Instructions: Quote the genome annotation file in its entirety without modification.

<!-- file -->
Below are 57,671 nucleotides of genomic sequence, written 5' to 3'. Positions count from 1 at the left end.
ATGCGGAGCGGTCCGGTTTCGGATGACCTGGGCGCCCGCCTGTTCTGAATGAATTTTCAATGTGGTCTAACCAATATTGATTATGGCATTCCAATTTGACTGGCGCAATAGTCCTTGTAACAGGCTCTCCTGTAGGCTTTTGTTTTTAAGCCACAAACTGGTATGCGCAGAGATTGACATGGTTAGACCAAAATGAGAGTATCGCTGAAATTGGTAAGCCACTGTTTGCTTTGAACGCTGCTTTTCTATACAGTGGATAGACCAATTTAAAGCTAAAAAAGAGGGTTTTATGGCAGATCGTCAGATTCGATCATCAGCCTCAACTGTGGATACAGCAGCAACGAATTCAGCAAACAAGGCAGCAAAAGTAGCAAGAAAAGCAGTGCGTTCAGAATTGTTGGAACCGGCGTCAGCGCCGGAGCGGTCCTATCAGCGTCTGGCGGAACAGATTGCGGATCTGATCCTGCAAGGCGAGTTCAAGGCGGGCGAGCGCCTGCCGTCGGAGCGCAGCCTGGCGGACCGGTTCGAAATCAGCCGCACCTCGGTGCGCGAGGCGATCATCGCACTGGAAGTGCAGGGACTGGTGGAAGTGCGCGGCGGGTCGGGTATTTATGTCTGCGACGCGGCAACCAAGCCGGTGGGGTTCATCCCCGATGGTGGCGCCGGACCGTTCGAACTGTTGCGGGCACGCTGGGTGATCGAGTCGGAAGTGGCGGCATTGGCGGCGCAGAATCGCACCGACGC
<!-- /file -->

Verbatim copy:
Below are 57,671 nucleotides of genomic sequence, written 5' to 3'. Positions count from 1 at the left end.
ATGCGGAGCGGTCCGGTTTCGGATGACCTGGGCGCCCGCCTGTTCTGAATGAATTTTCAATGTGGTCTAACCAATATTGATTATGGCATTCCAATTTGACTGGCGCAATAGTCCTTGTAACAGGCTCTCCTGTAGGCTTTTGTTTTTAAGCCACAAACTGGTATGCGCAGAGATTGACATGGTTAGACCAAAATGAGAGTATCGCTGAAATTGGTAAGCCACTGTTTGCTTTGAACGCTGCTTTTCTATACAGTGGATAGACCAATTTAAAGCTAAAAAAGAGGGTTTTATGGCAGATCGTCAGATTCGATCATCAGCCTCAACTGTGGATACAGCAGCAACGAATTCAGCAAACAAGGCAGCAAAAGTAGCAAGAAAAGCAGTGCGTTCAGAATTGTTGGAACCGGCGTCAGCGCCGGAGCGGTCCTATCAGCGTCTGGCGGAACAGATTGCGGATCTGATCCTGCAAGGCGAGTTCAAGGCGGGCGAGCGCCTGCCGTCGGAGCGCAGCCTGGCGGACCGGTTCGAAATCAGCCGCACCTCGGTGCGCGAGGCGATCATCGCACTGGAAGTGCAGGGACTGGTGGAAGTGCGCGGCGGGTCGGGTATTTATGTCTGCGACGCGGCAACCAAGCCGGTGGGGTTCATCCCCGATGGTGGCGCCGGACCGTTCGAACTGTTGCGGGCACGCTGGGTGATCGAGTCGGAAGTGGCGGCATTGGCGGCGCAGAATCGCACCGACGC